Desktop computers crash - that’s life. We know from numerous research studies that, while there are indeed ‘bad guys out there’, in most instances the causes of downtime are far more mundane – application failure, connectivity problems and the infamous ‘blue screen of death’. We can’t blame Microsoft for everything (as I …
More is slower I find, so keep it simple.
Usually I find my productivity slows down when someone "Updates" a piece of software.
So they move all the buttons around to unfamilar places, add lots of extra features that I didn't miss in the previous version and generally make it all more complicated.
Sounds a lot like new operating systems, more bloat more exciting features that I don't need. Next thing is I'm screaming at the IT guy demanding a new machine because the latest updates have slowed my machine to a crawl.
To avoid all this crap I usually just use the older versions of the software, one design package I use is 9 years old and it works great, seen the newer versions, looks a nightmare.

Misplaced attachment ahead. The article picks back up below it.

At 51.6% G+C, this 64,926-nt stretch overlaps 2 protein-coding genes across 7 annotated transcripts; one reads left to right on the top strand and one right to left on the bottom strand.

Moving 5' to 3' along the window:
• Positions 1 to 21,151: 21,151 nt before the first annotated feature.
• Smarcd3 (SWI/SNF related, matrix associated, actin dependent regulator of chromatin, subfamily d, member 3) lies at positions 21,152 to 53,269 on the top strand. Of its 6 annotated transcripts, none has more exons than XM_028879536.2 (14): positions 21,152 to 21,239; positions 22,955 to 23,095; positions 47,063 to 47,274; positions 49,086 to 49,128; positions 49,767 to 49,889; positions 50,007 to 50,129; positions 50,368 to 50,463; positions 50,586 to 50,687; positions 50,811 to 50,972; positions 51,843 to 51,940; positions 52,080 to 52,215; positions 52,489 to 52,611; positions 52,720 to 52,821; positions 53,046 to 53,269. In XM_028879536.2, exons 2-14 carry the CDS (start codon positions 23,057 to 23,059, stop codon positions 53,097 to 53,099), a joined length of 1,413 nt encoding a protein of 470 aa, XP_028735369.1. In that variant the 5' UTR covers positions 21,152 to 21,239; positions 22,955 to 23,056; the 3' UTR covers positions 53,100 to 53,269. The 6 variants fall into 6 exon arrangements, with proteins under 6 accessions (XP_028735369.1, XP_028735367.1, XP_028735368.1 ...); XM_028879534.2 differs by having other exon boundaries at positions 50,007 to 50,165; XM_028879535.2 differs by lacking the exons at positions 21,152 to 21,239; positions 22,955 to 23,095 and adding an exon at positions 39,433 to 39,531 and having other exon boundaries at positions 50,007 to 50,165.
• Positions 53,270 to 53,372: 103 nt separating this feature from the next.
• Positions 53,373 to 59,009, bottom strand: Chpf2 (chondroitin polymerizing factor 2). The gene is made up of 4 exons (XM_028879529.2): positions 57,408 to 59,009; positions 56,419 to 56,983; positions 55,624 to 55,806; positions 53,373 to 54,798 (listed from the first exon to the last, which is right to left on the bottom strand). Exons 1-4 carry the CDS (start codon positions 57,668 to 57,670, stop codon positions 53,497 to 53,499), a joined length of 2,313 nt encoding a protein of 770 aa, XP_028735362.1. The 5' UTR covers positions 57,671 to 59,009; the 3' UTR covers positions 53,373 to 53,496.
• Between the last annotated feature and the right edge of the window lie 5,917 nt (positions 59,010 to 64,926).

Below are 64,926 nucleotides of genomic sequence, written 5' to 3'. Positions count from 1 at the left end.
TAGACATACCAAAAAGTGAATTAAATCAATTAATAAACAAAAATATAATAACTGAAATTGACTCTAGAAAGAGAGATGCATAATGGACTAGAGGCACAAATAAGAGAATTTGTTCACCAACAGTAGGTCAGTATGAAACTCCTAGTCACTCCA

Even still using a 10 year old CRT monitor here, because it works great.
Of course the killer remark is that if I was really a slave to the machine I wouldn't get time to slack off and write comments to the El Reg like this one.
With the aid of a computer I can look busy for hours if need be (Don't worry I still get lots done)
Keeping up with the curve
The thing I've found is most essential to minimizing this kind of crap is actually something management can do something about, at the "expense" of productivity. Active participation in subject-specific mailing lists, forums, newsgroups, etc is the single best way to have staff prepared to anticipate problems, avoid outages, and minimize downtime when they do happen. The challenge is that the time spent on the mailing list *looks like* time wasted when the outages simply don't happen, and better capacity management means upgrades can be put off for months or years longer than otherwise. It's all invisible money saved, and difficult to account for.
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